The United States of America is a vast country, filled with many different landscapes and cultures. Because of all the variance across the different regions, it can be helpful to break down some locations and learn more about what really makes them so different. The East coast and West coast are extremely different places when it comes to lifestyles, and each cater to different types of people.
1. City Life
One of the most major comparisons between the two coasts is their cities, namely New York and Los Angeles. Despite both having internationally-recognized acronyms, these places could not be more different. As with many large cities on the East Coast, New York is a very compact place.
While the island of Manhattan is large, it pales in comparison to the vastness of Los Angeles. In New York, you can take the subway from one end of the city to the other (or even to Brooklyn) in around an hour, while in Los Angeles, you could spend hours in the car (and the famous LA traffic) to cross the city.
Many East coast cities (especially New York) are known for their fast-paced approaches to life. People are often hurrying from place to place, walking quickly to catch the subway or the bus, trying to accomplish everything on their to-do lists. While this lifestyle can sometimes be challenging to adjust to, it is exhilarating to be surrounded by the hustle and bustle of so many people going places and doing things.
If the “go-go-go” pace of the East Coast sounds overwhelming, the West coast may be a perfect fit. On the West coast, people are a lot more laid-back. Nature and health are often a huge focus there, so it should come as no surprise that they try to stay very zen and get out to their favorite parks and locations. Whether you chalk it up to the sunshine and palm trees (or to the neverending traffic), West coast people are rarely in a rush.
It’s often said that the East coast has more evident European roots. As Europeans first landed in the East and began building their colonies, much of this coast’s architecture and its smaller towns bear striking resemblance to the European homes of those who built it. The architecture is like a walk through the history books. Some of the most historic sites include the Liberty Bell in Philadelphia, the Lincoln Memorial and White House in Washington, D.C., and Colonial Williamsburg in Virginia. In New York alone, you can learn about immigration at Ellis Island and see the influences of so many cultures all around. Really, everywhere you look you can spot a building or place that has historical significance.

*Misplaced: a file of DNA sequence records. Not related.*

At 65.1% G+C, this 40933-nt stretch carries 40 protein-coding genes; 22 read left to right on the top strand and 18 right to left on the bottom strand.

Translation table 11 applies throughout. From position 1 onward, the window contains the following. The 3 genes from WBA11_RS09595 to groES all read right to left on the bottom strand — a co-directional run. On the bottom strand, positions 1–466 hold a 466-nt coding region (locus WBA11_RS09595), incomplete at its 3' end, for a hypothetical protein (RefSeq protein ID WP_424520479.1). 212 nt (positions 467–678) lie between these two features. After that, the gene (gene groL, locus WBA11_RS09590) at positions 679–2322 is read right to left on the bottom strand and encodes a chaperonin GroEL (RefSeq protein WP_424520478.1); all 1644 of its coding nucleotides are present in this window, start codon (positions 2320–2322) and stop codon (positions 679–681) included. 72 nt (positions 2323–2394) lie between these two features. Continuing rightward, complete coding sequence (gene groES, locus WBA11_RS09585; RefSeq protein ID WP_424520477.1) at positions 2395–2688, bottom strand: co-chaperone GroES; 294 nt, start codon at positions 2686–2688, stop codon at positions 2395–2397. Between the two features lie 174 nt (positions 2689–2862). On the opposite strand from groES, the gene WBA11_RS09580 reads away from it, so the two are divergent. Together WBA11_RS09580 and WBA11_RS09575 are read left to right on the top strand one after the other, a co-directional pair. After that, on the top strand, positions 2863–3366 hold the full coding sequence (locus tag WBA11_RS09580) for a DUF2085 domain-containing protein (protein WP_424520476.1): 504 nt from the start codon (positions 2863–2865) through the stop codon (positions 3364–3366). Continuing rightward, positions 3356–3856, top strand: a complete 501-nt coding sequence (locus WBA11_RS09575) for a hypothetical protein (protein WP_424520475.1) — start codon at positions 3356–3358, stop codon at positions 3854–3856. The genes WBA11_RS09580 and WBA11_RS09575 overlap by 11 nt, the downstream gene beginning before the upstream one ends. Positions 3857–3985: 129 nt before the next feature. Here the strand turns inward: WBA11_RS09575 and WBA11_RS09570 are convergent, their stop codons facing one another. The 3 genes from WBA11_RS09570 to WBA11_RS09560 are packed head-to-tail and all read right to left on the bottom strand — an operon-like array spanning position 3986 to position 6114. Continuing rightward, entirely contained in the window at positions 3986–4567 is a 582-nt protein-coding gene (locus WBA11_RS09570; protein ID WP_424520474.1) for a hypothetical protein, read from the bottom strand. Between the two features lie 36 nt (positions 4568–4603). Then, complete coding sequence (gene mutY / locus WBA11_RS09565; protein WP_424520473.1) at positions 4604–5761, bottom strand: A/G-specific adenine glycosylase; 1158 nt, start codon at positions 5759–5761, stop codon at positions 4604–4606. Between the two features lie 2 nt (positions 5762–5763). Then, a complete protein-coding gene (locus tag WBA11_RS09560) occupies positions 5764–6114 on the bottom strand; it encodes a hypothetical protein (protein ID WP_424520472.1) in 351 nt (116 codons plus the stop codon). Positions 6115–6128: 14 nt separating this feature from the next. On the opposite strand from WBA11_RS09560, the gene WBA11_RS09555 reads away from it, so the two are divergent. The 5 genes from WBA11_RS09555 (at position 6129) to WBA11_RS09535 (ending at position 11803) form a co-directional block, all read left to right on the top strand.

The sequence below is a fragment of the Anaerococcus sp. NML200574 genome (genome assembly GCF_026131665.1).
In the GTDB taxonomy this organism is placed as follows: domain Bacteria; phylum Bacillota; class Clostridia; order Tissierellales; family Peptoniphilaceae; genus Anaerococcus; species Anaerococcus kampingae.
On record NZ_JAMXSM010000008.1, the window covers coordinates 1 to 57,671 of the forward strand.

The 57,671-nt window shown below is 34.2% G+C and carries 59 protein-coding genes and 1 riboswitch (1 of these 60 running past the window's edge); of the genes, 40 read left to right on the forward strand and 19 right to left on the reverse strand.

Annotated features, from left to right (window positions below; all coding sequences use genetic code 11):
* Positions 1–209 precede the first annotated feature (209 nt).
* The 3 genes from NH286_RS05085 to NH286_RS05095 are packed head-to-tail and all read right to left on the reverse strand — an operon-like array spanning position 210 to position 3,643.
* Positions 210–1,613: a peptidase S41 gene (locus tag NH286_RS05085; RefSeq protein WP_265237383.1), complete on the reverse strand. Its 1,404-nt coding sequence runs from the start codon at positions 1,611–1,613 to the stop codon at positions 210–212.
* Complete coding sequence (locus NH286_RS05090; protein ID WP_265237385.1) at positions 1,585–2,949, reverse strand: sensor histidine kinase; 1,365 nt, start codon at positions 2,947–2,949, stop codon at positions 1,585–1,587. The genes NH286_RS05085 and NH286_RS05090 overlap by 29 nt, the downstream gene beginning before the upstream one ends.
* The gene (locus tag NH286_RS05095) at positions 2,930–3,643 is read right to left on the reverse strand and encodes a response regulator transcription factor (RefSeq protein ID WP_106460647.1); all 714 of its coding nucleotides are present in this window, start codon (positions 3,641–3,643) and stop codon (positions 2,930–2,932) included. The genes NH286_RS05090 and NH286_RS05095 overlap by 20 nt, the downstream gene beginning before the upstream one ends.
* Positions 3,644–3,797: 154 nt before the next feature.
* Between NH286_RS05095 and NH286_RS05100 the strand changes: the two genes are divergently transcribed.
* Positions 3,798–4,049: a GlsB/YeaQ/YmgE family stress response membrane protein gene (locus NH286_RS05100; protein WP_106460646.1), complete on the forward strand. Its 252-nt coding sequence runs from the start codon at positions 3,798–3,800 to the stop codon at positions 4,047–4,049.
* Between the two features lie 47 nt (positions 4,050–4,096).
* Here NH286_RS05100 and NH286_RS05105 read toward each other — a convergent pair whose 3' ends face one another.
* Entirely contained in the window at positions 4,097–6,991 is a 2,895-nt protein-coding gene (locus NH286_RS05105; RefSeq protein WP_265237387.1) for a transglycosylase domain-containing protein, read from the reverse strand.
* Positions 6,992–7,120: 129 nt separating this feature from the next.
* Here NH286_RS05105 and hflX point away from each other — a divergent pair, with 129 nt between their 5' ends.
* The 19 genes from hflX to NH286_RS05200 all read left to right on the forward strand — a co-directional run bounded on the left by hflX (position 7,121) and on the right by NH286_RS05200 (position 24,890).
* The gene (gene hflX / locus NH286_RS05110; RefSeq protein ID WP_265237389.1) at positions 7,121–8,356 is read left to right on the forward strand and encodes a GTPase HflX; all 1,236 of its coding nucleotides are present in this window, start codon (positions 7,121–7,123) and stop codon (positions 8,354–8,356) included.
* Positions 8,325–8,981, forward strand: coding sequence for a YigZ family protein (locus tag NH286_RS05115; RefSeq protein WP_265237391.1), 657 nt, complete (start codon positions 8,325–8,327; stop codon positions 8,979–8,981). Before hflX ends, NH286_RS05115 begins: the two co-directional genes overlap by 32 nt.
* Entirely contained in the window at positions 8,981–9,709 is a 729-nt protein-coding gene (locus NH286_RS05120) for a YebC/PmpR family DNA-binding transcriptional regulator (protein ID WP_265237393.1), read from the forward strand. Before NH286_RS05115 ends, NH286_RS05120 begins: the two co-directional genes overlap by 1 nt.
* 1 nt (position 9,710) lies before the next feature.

The West coast’s history is diverse and every bit as boisterous as one might imagine. If we look back into its history, it kicks off with the American frontier period, the hardships of the Oregon Trail, the “cowboy life” of the Wild West and the country-wide frenzy caused by the Gold Rush. Mix in a few wars over land and religious freedoms, and you’ve got the powder keg that lead to some defining moments in American history. But it wasn’t all outlaws, cowboys, and violence. The early West helped move the nation forward into new ideas and identities. It could be argued that an innovative spirit, quest for tranquility, respect for nature, and love of diverse cultures are all positive outcomes we see today from the West’s wild past.
4. Cultural influence
New York is a pivotal space for culture, especially in the forms of music, theater, and fashion. People come from all over the world to participate in and enjoy Broadway productions or attend performances by the city’s orchestras and ballets. In addition, New York Fashion Week happens twice a year, where designers, models, and other creative fashionistas descend upon the city to unveil new lines for the upcoming seasons.
When you look at big-budget filmmaking and TV production in the US, New York is a key player but Hollywood is known as the place for TV/movie stars. In Los Angeles, you can even take tours around the city to see the homes of famous actors, and visit filming locations of various movies. The Pacific Northwest helped kick off the country’s beloved coffeehouse culture. Most notably, with the world-famous Starbucks, founded in Seattle by University of San Francisco grads in the ’70s.
The Atlantic and Pacific oceans bring very contrasting climates to the two coasts. In New York, long, snowy winters are contrasted by hot summers. Most of the East coast experiences all four seasons, while the West coast has a very different climate. In Southern California, it is sunny and warm all year round with the northern part being colder and foggier. In the Pacific Northwest (basically everything north of San Francisco), winter comes in the form of rain and mist with the occasional snowstorm.
6. Nature & the outdoors
The great thing about the United States is that, between the coasts, you can find basically any type of landscape you could want! There are beautiful sandy beaches, vast deserts, snowy mountain ranges, and lush green forests. The National Parks on each coast are extraordinary, and if you enjoy hiking, skiing, or swimming, you’ll find adventures around every corner. The East coast is known for the Appalachian mountains, which stretch all the way up the coast to Maine. In California, the Sierra Nevada mountains are a great place to hike, too – but you can also surf or hike along the beautiful rocky coastline at places like Big Sur.